TypeSU Ursae MajorisEclipsing binary systemsSU Ursae Majoris-type variables are characterized by the presence of two types of outbursts called "normal" and "super-outbursts". Normal, short outbursts are similar to those of UGSS stars, while super-outbursts are brighter by 2 mag., are more than five times longer (wider), and occur several times less frequently. During super-outbursts the light curves show superposed periodic oscillations (super-humps), their periods being close to the orbital ones and amplitudes being about 0.2-0.3 mag. in V. Orbital periods are shorter than 0.1 days; companions are of dM spectral type.Eclipsing binary systems. These are binary systems with orbital planes so close to the observer's line of sight (the inclination of the orbital plane to the plane orthogonal to the line of sight is close to 90 deg.) that the components periodically eclipse each other. Consequently, the observer finds changes of the apparent combined brightness of the system with the period coincident with that of the components' orbital motion.AAVSO Alert 351-5/471: September 20, 2012 Drs. Boris Gaensicke (Warwick University), Joseph Patterson (Columbia University, Center for Backyard Astrophysics), and Arne Henden (AAVSO), on behalf of a consortium of 16 astronomers, have requested the help of AAVSO observers in monitoring the ~40 cataclysmic variables in the table below in support of Hubble Space Telescope observations in the coming months. The HST COS (Cosmic Origins Spectrograph) will be carrying out far-ultraviolet spectroscopy of ~40 CVs sequentially, with the aim to measure the temperatures, atmospheric compositions, rotation rates, and eventually masses of their white dwarfs.The primary purpose of the monitoring is to know whether each target is in quiescence immediately prior to the observation window; if it is in outburst it will be too bright for the HST instrumentation. Based on the information supplied by the AAVSO the HST scheduling team will make the decision (usually) the evening before the scheduled observing time as to whether to go forward with the HST observations.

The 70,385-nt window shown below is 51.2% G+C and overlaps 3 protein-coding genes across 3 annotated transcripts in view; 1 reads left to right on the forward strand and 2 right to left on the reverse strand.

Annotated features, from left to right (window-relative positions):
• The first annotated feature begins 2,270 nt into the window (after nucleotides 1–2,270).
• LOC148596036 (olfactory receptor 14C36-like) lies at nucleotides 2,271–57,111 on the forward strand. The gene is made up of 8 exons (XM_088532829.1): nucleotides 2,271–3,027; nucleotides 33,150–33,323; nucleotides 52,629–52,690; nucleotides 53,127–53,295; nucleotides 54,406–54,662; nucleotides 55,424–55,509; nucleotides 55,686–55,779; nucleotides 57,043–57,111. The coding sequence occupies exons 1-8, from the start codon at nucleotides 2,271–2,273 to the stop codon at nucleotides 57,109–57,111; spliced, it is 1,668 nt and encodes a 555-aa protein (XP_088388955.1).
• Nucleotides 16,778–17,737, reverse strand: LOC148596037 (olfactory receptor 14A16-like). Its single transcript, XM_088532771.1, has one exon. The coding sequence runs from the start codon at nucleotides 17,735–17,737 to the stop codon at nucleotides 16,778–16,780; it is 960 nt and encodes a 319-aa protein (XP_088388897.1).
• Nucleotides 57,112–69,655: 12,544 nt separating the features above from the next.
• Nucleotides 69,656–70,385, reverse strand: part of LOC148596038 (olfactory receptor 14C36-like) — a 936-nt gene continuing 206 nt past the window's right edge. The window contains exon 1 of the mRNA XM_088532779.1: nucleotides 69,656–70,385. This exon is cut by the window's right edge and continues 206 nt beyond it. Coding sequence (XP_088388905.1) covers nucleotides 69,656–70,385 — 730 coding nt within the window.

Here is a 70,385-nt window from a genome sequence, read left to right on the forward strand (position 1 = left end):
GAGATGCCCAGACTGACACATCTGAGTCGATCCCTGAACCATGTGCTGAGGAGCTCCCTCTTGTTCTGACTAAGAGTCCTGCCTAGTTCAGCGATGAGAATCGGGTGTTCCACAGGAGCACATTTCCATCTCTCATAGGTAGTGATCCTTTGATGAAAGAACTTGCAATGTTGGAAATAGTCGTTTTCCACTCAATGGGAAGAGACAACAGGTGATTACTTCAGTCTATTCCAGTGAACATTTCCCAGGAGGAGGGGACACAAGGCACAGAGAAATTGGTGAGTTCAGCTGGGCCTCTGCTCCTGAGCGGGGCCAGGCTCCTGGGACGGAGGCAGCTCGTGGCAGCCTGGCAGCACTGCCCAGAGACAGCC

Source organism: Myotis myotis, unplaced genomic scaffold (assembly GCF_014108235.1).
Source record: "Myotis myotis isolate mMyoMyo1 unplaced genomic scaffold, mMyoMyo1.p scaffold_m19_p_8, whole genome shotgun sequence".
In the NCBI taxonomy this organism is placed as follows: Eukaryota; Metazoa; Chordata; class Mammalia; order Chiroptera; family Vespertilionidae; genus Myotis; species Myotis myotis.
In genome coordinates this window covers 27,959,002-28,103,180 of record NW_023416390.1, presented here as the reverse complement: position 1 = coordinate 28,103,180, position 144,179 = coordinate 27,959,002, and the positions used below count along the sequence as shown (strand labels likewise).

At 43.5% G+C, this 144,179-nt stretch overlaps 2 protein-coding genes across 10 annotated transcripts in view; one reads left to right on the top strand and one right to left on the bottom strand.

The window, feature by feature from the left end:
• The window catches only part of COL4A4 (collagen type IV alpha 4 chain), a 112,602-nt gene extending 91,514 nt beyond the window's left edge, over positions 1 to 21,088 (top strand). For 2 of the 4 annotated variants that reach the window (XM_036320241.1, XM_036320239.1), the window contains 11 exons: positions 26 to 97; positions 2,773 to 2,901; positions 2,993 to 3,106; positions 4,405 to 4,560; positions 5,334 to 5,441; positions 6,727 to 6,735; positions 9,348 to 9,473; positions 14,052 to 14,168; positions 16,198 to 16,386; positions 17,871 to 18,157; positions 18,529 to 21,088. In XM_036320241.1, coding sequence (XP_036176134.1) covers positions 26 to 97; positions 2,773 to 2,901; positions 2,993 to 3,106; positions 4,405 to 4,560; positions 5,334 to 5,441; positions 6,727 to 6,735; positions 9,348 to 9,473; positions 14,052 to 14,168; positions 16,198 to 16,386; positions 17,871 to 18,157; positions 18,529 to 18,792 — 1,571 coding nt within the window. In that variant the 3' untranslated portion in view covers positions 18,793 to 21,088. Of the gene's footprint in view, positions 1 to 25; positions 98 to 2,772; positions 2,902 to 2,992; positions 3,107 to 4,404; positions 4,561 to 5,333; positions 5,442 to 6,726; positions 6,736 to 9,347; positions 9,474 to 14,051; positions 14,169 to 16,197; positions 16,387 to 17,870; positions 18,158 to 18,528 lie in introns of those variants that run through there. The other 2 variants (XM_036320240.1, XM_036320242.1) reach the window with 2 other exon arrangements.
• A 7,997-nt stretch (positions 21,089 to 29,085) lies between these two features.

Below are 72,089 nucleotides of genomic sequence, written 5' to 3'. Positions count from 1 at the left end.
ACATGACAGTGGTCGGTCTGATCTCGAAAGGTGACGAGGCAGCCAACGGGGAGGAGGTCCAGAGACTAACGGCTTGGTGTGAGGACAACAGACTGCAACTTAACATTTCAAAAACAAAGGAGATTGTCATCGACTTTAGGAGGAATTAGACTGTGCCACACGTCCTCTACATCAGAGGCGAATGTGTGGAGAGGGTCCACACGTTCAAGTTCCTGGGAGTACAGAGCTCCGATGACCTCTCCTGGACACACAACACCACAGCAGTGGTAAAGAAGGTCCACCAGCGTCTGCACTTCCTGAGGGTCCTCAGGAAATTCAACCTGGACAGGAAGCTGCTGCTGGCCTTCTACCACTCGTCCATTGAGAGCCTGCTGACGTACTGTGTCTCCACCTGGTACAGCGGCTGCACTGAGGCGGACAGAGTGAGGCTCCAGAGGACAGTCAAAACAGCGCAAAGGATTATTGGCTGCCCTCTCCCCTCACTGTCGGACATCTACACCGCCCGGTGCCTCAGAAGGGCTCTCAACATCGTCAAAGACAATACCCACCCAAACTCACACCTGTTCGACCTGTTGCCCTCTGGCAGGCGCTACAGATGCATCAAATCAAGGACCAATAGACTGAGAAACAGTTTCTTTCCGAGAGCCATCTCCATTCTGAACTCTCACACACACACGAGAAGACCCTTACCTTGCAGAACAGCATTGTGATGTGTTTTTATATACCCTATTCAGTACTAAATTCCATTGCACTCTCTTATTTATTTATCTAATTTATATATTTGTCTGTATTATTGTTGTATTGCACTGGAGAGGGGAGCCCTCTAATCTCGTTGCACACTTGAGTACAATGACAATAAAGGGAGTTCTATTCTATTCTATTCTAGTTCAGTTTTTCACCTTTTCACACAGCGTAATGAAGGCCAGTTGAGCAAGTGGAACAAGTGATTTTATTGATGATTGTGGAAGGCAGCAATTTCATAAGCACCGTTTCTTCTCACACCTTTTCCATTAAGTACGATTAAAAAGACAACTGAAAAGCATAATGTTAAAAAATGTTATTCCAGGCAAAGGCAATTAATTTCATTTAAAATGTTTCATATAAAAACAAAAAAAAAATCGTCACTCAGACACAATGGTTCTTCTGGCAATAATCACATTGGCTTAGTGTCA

Hills Observatory: 1 January 2013 to 19 January 2019